In 1870-72, John Marius Wilson's Imperial Gazetteer of England and Wales described Lonsdale like this:
LUNE (THE), a river of Westmoreland and Lancashire. It rises near Ravenstonedale in Westmoreland; runs southward, past Tebay, Howgill, Kirkby-Lonsdale, and Tunstall, to Hornby; proceeds southwestward, past Caton and Lancaster, to the Irish sea, 6 miles SW of Lancaster; has a total course of about 45 miles; is navigable from the sea to Lancaster; and has excellent salmon-fishing. Its valley, from end to end, is picturesque; and presents a rich variety of scenery, at first mountainously grand, afterwards openly beautiful. Fixed lights, for guiding the entrance of its navigation, stand on Cockerham promontory and Plover Scar rock; were put up in 1847; and are at heights of respectively 54 and 20 feet.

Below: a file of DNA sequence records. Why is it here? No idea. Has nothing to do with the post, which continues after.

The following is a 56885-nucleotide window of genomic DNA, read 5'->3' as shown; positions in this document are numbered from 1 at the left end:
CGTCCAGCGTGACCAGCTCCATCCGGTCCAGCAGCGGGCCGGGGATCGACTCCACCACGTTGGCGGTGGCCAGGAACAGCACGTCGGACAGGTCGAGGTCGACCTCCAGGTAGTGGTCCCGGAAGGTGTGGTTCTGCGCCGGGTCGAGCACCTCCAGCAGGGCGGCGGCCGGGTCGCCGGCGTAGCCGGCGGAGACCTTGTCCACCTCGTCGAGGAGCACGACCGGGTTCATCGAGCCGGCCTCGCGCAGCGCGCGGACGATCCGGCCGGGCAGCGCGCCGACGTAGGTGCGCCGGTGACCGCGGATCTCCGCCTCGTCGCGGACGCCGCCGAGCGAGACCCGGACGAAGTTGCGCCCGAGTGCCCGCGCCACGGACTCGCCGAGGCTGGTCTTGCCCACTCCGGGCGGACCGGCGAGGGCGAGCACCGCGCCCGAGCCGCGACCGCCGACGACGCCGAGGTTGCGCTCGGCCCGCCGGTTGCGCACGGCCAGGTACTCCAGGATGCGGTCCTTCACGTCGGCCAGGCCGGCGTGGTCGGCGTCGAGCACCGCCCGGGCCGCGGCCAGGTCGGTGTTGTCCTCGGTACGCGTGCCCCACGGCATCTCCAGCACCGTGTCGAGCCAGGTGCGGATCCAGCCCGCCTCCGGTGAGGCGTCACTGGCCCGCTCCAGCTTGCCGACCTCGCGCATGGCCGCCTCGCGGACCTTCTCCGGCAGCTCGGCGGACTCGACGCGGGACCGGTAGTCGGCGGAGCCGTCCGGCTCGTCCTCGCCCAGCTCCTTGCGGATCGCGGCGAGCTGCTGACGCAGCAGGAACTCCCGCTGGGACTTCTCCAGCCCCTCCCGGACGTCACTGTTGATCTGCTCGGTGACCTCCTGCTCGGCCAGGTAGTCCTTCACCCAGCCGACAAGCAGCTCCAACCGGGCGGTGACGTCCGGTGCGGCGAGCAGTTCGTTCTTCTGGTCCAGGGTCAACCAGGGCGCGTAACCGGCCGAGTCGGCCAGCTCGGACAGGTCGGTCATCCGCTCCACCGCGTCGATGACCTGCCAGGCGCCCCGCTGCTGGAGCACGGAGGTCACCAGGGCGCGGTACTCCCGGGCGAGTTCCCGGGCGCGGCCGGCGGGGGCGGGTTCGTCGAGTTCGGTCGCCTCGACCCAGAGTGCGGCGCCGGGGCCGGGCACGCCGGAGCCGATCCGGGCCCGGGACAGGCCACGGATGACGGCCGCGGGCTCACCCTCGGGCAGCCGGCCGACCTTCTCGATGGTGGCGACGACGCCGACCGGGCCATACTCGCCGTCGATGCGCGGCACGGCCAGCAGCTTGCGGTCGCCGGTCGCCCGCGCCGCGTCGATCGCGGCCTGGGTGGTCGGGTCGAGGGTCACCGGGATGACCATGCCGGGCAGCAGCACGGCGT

A Vision of Britain through Time includes a large library of local statistics for administrative units. For the best overall sense of how the area containing Lonsdale has changed, please see our redistricted information for the modern district of Lancaster. More detailed statistical data are available under Units and statistics, which includes both administrative units covering Lonsdale and units named after it.
GB Historical GIS / University of Portsmouth, History of Lonsdale, in Lancaster and Lancashire | Map and description, A Vision of Britain through Time.
Date accessed: 24th May 2013
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